Elisha Gray (1835-1901)

Oberlin student, faculty member, author, and inventor

Elisha Gray (pron. "Ee-LYE-sha") was born in Barnesville, OH into a Quaker farming family.  He attended Oberlin in the mid-1860s, married his classmate Delia Shepard, then went on to become a renowned 19th-c. inventor. We call him "The Edison of Oberlin College."  He could also be called "Oberlin's first TIMARA professor" (Technology in Music and Related Arts) because one of his significant inventions was the Musical Telegraph, the world's first electric musical instrument.  He first  demonstrated it in Highland Park IL in 1874, then showcased it in a series of concerts in New York, Washington, DC, and Oberlin in 1877-78.  It was a small keyboard that set tuned metal reeds in motion with electromagnets, then transmitted these sounds, with polyphonic capability, over the telegraph wires to any remote location.

Gray also invented the telephone in 1876, filing his patent idea on the same day, February 14,  that Alexander Graham Bell filed his.  Through years of litigation, Bell won every case against him, but most experts today agree that Gray should have been granted priority instead of Bell.

One hundred and forty years ago, in 1878, Oberlin awarded Gray an honorary degree.  In time for Commencement 2018, an exhibit showcasing Gray's achievements opened in the Science Center.  On this web page are shown the five panels of the exhibit, and the handout, prepared by Roderic Knight, emeritus professor of ethnomusicology, may be downloaded from this site.   Although Gray was well known in his lifetime, and his 1893 fax machine, the Telautograph, was in use well into the 20th century, he has been largely forgotten today.  Prof. Knight is working to revive Gray's name with some forthcoming publications.  In the meantime, please peruse this website to learn more about Elisha Gray.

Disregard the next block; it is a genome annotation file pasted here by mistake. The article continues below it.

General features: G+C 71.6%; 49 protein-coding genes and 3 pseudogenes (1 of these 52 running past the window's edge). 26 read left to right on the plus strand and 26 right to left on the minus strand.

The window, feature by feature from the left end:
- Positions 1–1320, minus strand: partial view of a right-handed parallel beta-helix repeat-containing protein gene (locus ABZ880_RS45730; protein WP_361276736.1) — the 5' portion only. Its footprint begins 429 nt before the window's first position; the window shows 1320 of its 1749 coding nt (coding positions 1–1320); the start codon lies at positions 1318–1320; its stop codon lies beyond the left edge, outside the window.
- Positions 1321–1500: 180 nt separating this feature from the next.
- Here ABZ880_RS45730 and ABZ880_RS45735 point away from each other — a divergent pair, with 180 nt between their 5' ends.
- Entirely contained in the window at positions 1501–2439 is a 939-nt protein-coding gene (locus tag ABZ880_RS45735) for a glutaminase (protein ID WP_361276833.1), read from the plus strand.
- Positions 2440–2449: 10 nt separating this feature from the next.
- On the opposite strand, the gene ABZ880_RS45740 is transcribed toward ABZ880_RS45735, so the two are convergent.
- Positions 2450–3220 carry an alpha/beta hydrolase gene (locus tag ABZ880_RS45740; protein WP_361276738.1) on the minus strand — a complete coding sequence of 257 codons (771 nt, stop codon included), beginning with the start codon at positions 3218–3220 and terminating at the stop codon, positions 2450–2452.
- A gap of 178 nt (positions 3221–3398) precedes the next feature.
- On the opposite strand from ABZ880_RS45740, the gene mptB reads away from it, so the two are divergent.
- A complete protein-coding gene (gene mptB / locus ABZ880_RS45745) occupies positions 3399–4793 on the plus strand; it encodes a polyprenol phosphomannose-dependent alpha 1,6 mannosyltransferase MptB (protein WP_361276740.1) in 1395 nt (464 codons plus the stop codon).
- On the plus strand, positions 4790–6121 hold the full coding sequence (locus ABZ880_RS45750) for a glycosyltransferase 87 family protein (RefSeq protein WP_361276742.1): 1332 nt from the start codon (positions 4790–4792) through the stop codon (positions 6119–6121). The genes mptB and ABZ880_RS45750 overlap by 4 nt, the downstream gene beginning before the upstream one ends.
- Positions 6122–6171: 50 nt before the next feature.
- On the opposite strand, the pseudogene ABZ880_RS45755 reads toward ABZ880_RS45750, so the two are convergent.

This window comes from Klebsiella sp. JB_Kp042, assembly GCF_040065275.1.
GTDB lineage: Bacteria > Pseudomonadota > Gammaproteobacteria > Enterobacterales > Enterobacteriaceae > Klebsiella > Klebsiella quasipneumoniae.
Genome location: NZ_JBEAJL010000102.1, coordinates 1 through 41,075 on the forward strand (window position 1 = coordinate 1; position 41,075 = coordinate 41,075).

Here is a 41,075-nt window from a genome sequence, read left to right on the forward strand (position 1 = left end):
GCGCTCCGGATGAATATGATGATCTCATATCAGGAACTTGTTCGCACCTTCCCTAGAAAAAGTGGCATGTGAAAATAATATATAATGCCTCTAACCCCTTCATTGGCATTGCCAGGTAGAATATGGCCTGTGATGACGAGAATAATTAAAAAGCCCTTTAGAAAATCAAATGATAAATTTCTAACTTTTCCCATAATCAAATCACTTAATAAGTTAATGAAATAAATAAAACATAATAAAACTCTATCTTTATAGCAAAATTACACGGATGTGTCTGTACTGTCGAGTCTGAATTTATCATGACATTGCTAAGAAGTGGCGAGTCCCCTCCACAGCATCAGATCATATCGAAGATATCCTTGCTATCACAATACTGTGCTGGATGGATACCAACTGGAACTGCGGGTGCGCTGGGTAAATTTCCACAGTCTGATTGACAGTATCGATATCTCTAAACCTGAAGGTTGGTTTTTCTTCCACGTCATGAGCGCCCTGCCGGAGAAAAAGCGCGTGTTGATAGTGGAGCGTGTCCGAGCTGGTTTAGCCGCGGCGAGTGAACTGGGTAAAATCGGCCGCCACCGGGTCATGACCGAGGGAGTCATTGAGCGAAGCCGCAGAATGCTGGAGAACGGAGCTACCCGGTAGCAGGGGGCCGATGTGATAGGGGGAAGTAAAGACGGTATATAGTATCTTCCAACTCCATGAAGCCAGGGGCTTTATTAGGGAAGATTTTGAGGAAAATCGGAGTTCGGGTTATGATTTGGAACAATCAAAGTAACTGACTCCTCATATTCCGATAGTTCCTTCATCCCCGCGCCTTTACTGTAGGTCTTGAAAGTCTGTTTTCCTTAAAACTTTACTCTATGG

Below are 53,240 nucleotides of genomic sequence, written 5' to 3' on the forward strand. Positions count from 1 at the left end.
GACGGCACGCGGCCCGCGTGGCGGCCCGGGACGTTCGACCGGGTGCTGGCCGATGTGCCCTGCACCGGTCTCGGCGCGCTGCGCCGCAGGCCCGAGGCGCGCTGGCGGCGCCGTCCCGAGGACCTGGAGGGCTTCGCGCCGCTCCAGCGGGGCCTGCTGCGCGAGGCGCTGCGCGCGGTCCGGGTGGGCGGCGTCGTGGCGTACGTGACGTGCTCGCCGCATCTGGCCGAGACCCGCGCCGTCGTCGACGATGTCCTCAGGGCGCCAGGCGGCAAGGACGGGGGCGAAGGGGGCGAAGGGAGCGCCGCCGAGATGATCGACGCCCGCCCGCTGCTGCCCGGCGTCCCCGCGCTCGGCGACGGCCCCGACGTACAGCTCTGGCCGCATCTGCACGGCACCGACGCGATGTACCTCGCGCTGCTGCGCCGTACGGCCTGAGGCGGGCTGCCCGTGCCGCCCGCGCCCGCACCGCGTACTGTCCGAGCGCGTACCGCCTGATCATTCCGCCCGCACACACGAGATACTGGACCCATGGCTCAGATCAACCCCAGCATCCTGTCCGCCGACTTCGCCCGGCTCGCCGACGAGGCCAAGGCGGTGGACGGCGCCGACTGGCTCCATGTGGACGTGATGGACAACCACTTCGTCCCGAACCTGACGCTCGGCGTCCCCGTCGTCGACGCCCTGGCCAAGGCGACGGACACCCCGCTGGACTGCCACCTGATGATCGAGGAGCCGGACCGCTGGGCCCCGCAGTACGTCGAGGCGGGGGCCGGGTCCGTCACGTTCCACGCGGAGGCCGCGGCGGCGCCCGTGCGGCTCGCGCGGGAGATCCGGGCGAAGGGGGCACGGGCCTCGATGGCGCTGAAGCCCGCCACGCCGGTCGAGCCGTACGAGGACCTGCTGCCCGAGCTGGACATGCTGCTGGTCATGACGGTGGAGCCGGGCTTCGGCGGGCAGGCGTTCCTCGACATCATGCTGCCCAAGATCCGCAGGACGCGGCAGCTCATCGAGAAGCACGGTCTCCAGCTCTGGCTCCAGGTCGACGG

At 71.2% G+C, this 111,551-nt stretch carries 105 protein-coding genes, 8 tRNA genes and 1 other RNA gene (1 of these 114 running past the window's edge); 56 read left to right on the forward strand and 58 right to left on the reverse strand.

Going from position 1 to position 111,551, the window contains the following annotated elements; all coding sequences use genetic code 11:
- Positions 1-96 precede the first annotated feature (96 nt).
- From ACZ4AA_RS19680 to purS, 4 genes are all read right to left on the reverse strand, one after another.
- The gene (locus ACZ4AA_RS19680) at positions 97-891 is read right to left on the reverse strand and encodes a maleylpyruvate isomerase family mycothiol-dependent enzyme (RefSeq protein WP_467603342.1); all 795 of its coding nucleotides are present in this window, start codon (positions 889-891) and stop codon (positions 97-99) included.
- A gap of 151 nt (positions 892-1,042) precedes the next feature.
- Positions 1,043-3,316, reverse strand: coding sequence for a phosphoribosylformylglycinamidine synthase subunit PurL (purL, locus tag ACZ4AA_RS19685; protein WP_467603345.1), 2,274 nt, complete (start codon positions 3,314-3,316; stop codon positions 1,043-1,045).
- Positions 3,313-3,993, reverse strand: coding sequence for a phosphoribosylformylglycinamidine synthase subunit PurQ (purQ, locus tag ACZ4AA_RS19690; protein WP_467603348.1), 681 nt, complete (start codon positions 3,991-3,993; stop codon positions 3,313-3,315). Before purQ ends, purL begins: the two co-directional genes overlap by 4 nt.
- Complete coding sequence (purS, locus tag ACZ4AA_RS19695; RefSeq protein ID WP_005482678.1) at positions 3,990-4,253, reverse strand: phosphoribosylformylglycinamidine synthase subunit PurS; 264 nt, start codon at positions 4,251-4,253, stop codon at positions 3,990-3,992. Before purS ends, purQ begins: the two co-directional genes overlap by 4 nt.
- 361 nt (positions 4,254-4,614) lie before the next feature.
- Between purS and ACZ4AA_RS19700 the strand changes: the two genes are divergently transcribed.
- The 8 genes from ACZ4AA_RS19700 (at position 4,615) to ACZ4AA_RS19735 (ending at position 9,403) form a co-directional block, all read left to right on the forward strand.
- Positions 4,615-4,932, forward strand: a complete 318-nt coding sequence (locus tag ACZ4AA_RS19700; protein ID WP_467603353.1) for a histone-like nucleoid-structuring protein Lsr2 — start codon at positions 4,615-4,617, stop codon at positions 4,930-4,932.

Full 20ft Showcase

The showcase is chronological, from Gray's early achievements to his final successes. The five panels are shown below.

Panel 1 Early work 
         1: Gray's early experiments with household medical devices.
Panel 2 Electrofriction

2: Electro-friction:  a violin rigged to amplify electric oscillations by rubbing the metal plate. 
Panel 3 Telemelodeon
3: The Telemelodeon or Musical Telegraph.  Electromagnets produced sounds from metal reeds, then transmitted them via telegraph to any location.
Panel 4 Telephone
            4: Gray's Telephone, and organ pipe experiments.
Panel 5 Telautograph
5: The Telautograph,  the world's first fax machine, which transmitted any written message in real time to a remote location.

           Click the image above to open the Showcase Handout.

       Click below to hear performances by Prof. Claudia Macdonald.

Audio:  "Last Rose of Summer" "Last Rose of Summer"

M'Appari "M'Appari"_from_Martha

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